Just days after an alleged drunk driver damaged a famous gazebo on the town green in Townshend, Vermont, the community has started the process of seeking an insurance claim to repair the structure built for a Hollywood movie set.
The gazebo is from the 1988 Chevy Chase comedy "Funny Farm," which is about the many challenges a couple has relocating from a big city to rural Vermont.
The movie makers filmed on location in Townshend, and in other spots around southern Vermont, and decided to build a gazebo for their outdoor scenes in Townshend.
The town ended up adopting the gazebo, and made improvements to the set piece to enable it to become a permanent fixture on the village green, several longtime residents remembered.
Vermont State Police said a drunk driver crashed into the gazebo Friday night. According to Trooper Travis Valcourt, David Page III, 71, of Noank, Connecticut, drove his 2008 BMW sedan off Route 30 and onto the town common, travelling approximately 158 feet on the green until crashing into the gazebo and stopping.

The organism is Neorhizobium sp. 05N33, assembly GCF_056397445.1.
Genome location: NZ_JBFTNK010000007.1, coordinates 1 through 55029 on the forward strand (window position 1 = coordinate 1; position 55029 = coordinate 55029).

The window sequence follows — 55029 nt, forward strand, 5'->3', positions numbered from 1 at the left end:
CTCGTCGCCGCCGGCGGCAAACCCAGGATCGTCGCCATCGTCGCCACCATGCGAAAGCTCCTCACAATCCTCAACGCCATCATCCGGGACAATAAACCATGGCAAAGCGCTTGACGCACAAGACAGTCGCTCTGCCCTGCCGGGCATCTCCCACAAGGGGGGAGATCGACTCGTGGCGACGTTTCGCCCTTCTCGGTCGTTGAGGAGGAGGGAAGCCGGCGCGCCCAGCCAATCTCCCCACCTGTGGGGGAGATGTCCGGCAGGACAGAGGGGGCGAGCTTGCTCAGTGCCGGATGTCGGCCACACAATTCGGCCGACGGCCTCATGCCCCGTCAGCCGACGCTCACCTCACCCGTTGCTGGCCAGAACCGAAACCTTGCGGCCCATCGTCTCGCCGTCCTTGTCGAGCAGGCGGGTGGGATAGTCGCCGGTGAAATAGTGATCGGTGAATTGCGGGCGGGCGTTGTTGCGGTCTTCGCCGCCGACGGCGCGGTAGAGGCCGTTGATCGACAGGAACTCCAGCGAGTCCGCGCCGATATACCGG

Valcourt wrote in a news release that Page's breath alcohol concentration was .181 percent, more than twice the legal limit. Page was cited to appear in criminal court in Brattleboro on February 9 to face a drunk driving charge.
"He's fortunate he didn't get hurt," Townshend resident Ken Hoffmann said of Page, while expressing disappointment about the damage to the gazebo. "It's a feature that the town takes great pride in."
Ted Redfield, a math teacher at Leland & Gray Union Middle and High School in Townshend, appeared as an extra in "Funny Farm," and told necn that since then, the gazebo has become a popular spot for photos and town events.
"We never had [a gazebo] until the movie came," Redfield recalled. "When they built that and decided to keep it, I think it really enhanced the town."
Craig Hunt, the Townshend Select Board assistant, told necn by phone Monday that the community has already started the ball rolling on filing an insurance claim for repairs to its cinematic landmark.
Hunt said significant repairs will be needed to fix the gaping hole in the side of the gazebo, and to move the structure back onto its foundation, but described the work as doable.
Redfield said he was glad to hear planning was already underway to repair Townshend's cinematic landmark. "It'll be as good as new, I hope," Redfield said.